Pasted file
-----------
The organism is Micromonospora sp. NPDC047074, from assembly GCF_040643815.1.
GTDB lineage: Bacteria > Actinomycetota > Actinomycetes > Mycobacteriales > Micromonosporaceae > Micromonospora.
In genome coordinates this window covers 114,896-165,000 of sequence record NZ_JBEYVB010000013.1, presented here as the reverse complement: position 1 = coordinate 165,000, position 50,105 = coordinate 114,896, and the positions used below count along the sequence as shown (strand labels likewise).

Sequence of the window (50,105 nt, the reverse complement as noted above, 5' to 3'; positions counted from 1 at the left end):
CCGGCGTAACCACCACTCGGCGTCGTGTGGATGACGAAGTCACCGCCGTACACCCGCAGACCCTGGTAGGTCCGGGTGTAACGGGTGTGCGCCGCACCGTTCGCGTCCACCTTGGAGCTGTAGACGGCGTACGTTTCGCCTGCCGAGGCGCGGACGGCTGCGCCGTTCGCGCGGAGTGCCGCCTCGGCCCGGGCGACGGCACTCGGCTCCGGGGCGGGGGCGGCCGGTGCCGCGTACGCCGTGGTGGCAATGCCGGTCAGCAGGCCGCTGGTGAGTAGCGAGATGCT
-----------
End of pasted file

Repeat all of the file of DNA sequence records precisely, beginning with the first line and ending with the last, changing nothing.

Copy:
The organism is Micromonospora sp. NPDC047074, from assembly GCF_040643815.1.
GTDB lineage: Bacteria > Actinomycetota > Actinomycetes > Mycobacteriales > Micromonosporaceae > Micromonospora.
In genome coordinates this window covers 114,896-165,000 of sequence record NZ_JBEYVB010000013.1, presented here as the reverse complement: position 1 = coordinate 165,000, position 50,105 = coordinate 114,896, and the positions used below count along the sequence as shown (strand labels likewise).

Sequence of the window (50,105 nt, the reverse complement as noted above, 5' to 3'; positions counted from 1 at the left end):
CCGGCGTAACCACCACTCGGCGTCGTGTGGATGACGAAGTCACCGCCGTACACCCGCAGACCCTGGTAGGTCCGGGTGTAACGGGTGTGCGCCGCACCGTTCGCGTCCACCTTGGAGCTGTAGACGGCGTACGTTTCGCCTGCCGAGGCGCGGACGGCTGCGCCGTTCGCGCGGAGTGCCGCCTCGGCCCGGGCGACGGCACTCGGCTCCGGGGCGGGGGCGGCCGGTGCCGCGTACGCCGTGGTGGCAATGCCGGTCAGCAGGCCGCTGGTGAGTAGCGAGATGCT